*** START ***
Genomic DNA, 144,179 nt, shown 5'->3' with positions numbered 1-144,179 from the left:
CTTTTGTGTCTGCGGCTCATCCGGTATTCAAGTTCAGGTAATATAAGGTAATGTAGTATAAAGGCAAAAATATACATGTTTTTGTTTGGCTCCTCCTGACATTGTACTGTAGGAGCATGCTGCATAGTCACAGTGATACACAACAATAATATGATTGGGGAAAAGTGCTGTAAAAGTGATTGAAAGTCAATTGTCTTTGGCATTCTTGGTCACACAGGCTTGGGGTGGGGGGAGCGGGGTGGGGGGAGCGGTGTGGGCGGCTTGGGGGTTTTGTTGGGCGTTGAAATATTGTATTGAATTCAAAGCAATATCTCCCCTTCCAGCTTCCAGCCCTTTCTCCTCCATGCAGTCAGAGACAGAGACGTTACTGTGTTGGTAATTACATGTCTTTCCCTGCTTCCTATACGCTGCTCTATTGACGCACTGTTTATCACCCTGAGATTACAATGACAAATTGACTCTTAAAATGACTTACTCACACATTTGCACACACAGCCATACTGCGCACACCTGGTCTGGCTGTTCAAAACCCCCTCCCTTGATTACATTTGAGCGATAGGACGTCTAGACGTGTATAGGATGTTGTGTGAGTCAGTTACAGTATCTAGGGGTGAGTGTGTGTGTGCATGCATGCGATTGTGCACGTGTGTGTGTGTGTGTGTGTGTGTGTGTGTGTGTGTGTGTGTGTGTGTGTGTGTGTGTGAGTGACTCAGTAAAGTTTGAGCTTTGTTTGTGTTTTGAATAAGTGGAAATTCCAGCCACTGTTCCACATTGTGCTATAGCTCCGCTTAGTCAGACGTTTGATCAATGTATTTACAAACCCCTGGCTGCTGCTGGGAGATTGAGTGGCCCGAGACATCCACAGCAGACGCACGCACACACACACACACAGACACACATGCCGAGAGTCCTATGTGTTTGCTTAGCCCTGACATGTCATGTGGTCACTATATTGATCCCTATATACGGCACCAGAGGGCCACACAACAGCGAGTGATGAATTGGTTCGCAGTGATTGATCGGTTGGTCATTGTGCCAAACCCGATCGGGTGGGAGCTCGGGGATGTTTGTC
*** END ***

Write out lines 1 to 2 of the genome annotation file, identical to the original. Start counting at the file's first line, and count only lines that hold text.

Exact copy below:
Genomic DNA, 144,179 nt, shown 5'->3' with positions numbered 1-144,179 from the left:
CTTTTGTGTCTGCGGCTCATCCGGTATTCAAGTTCAGGTAATATAAGGTAATGTAGTATAAAGGCAAAAATATACATGTTTTTGTTTGGCTCCTCCTGACATTGTACTGTAGGAGCATGCTGCATAGTCACAGTGATACACAACAATAATATGATTGGGGAAAAGTGCTGTAAAAGTGATTGAAAGTCAATTGTCTTTGGCATTCTTGGTCACACAGGCTTGGGGTGGGGGGAGCGGGGTGGGGGGAGCGGTGTGGGCGGCTTGGGGGTTTTGTTGGGCGTTGAAATATTGTATTGAATTCAAAGCAATATCTCCCCTTCCAGCTTCCAGCCCTTTCTCCTCCATGCAGTCAGAGACAGAGACGTTACTGTGTTGGTAATTACATGTCTTTCCCTGCTTCCTATACGCTGCTCTATTGACGCACTGTTTATCACCCTGAGATTACAATGACAAATTGACTCTTAAAATGACTTACTCACACATTTGCACACACAGCCATACTGCGCACACCTGGTCTGGCTGTTCAAAACCCCCTCCCTTGATTACATTTGAGCGATAGGACGTCTAGACGTGTATAGGATGTTGTGTGAGTCAGTTACAGTATCTAGGGGTGAGTGTGTGTGTGCATGCATGCGATTGTGCACGTGTGTGTGTGTGTGTGTGTGTGTGTGTGTGTGTGTGTGTGTGTGTGTGTGTGTGTGTGAGTGACTCAGTAAAGTTTGAGCTTTGTTTGTGTTTTGAATAAGTGGAAATTCCAGCCACTGTTCCACATTGTGCTATAGCTCCGCTTAGTCAGACGTTTGATCAATGTATTTACAAACCCCTGGCTGCTGCTGGGAGATTGAGTGGCCCGAGACATCCACAGCAGACGCACGCACACACACACACACAGACACACATGCCGAGAGTCCTATGTGTTTGCTTAGCCCTGACATGTCATGTGGTCACTATATTGATCCCTATATACGGCACCAGAGGGCCACACAACAGCGAGTGATGAATTGGTTCGCAGTGATTGATCGGTTGGTCATTGTGCCAAACCCGATCGGGTGGGAGCTCGGGGATGTTTGTC